Since the credit crunch hit in the second half of 2007, large leveraged buyout (LBO) deals have all but dried up, as evidenced by the 76% drop in private equity deal volumes globally during the first half of 2008. According to Thomson Reuters’ data released in June, this is primarily due to the dearth of LBO loans: through to the end of May this year, only US$32bn in LBO financing had been completed, compared to US$399bn for the whole of 2007.
Although LBO financing has been scarce, private equity growth capital for small-to-midsize companies remains plentiful. Even so, many companies and their owners still fail to take advantage of the many benefits of growth capital, simply because they do not understand how it works. The three key main issues to consider are control, capital structure, and how value is created.
Growth equity offers owners immediate capital for business growth, and perhaps personal liquidity, yet allows them to maintain control over the company’s day-to-day operations. This can be particularly helpful for owner-entrepreneurs and family businesses that want to move on to the next stage of growth, without losing their role in the company’s development.
Capital structure is another vital concern, particularly the use of leverage. Unlike LBO firms, growth capital investors usually choose low levels of debt, enabling them to optimise their portfolio companies’ growth. A typical growth equity deal might carry anywhere from zero to 2.0x EBITDA leverage. By contrast, Standard & Poor’s reported that smaller European LBO transactions (between €250m and €500m) had an average leverage of 6.8x EBITDA, up from 5.8x in 2007.
The final issue to assess is value creation. Growth equity investors partner with portfolio companies to optimise their value and long-term prospects. To that end, they offer strategic advice on everything from acquisition strategies and incentive programmes to upgrading financial systems and reporting. Professional networks play a vital role by connecting portfolio companies to a vast global network of executives, consultants, vendors, and potential customers; an invaluable network that extends far beyond the original company’s circle of acquaintances. Ultimately, as companies seek to take the next step toward realizing their value, perhaps through an IPO or a strategic acquisition, the growth equity partner’s experience provides invaluable guidance in navigating potential minefields.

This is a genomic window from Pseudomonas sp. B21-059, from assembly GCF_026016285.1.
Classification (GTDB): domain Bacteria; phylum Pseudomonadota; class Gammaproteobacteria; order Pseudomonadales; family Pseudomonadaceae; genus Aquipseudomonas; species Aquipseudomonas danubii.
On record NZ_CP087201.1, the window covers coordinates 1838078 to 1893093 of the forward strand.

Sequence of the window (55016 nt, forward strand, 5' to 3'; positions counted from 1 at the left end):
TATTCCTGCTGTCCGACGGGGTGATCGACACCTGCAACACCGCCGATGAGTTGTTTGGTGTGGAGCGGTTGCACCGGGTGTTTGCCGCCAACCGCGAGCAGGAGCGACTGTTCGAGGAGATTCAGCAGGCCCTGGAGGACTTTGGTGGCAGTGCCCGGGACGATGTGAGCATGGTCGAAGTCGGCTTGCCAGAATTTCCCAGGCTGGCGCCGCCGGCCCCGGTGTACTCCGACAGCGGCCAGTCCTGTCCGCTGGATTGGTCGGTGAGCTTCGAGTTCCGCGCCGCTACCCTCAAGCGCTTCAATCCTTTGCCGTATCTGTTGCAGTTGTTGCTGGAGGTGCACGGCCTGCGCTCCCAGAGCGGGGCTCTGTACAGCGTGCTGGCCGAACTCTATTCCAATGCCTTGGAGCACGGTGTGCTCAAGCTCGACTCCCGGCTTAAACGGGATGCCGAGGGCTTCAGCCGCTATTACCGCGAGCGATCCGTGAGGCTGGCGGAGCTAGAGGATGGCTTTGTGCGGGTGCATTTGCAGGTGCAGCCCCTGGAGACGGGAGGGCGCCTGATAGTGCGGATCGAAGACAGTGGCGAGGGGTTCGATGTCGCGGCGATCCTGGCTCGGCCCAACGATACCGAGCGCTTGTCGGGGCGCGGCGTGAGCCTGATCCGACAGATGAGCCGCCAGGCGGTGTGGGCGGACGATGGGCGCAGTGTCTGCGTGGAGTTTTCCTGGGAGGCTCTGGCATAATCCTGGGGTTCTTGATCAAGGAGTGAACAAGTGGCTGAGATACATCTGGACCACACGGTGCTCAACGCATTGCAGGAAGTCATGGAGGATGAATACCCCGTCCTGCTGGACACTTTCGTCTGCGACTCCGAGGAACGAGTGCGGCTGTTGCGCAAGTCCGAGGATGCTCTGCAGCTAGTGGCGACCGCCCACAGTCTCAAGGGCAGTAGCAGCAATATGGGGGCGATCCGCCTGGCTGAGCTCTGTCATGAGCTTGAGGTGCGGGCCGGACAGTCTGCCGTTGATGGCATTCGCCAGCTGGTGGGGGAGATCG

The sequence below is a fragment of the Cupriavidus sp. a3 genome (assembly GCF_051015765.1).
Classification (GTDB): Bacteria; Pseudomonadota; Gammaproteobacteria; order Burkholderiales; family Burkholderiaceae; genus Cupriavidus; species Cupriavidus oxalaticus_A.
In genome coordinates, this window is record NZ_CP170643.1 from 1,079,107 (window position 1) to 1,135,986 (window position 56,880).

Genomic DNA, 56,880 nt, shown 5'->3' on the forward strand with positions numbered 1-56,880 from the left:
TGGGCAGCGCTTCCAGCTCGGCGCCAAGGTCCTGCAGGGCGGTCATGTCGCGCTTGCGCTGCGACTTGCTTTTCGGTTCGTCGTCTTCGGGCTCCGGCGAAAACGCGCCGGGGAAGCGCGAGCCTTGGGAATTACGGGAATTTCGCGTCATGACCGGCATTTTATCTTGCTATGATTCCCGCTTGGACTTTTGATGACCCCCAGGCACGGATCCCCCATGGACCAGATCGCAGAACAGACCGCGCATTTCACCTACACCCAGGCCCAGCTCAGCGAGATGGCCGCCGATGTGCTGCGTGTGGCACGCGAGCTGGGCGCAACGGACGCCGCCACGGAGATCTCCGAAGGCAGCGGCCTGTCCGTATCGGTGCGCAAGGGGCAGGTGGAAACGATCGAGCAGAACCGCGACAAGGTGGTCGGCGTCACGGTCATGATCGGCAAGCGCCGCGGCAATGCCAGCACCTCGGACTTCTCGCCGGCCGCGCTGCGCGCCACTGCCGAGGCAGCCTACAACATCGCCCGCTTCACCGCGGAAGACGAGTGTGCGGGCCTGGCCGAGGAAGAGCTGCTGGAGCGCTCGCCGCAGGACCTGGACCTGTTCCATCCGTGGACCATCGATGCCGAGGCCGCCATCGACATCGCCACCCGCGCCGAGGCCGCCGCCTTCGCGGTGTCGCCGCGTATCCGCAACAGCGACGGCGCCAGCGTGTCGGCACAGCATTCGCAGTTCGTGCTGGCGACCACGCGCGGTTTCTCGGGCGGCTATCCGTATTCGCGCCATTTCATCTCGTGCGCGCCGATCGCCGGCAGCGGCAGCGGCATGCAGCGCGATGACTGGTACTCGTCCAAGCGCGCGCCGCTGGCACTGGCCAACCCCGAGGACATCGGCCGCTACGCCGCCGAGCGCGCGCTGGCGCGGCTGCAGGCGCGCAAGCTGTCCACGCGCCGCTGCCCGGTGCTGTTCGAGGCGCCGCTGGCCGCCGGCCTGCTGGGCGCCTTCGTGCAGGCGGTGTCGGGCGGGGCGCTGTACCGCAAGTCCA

More than just money
Furthermore, this advice can realise substantial value. A recent survey by the British Venture Capital Association (BVCA) found that about half the business owners surveyed said that they had received financial advice (49%), strategic direction (47%), and help with contacts (45%) as a result of their private equity investment. Moreover, 91% of business owners said that without private equity, their business would no longer exist or would have grown less rapidly.
By offering financial resources, continued management control, and additional strategic guidance, private equity has proven to be a powerful mechanism for growth. The same BVCA survey found that private equity-backed companies in the United Kingdom increased employment by 8% in the five years ending in 2007, as compared to just 0.4% for FTSE 100 and 3% for FTSE Mid-250 companies over the same period.
One company that experienced such strong growth was SafeBoot Holdings BV, an encryption software company based in the Netherlands. SafeBoot received a private equity investment in late 2005 from Summit Partners. Over the following years, we worked to help the company upgrade financial systems and reporting, evaluate acquisitions, and foster growth. The company expanded dramatically during the next two years, as the steady increase in corporate use of laptops and portable communication devices required new types of security and encryption software. By 2007, SafeBoot had five million users in 75 countries. The firm had just begun preparing for an IPO when US-based security software firm McAfee offered to buy SafeBoot for US$350m.
SafeBoot’s experience demonstrates many of the advantages provided by growth equity: the additional liquidity for owners and early investors, the added expertise and strategic advice to facilitate growth, and the assistance in critical events such as an IPO or a sale. This example also illustrates the “two bites of the apple” that private equity investment can offer. Frequently, founding entrepreneurs are able to take some money off the table, while retaining a significant stake. At a later stage, they can then realise much greater value, perhaps through an IPO, a secondary buyout, or a strategic acquisition.
If the last year has taught us anything, it is that not all private equity is the same. Buyout mania may be dormant for now, but it will return. In the meantime, growth-oriented private equity remains robust. For entrepreneurs and their advisors who want to build companies, shore up balance sheets, and prepare for an eventual IPO or sale, all without giving up control, growth equity is a compelling solution.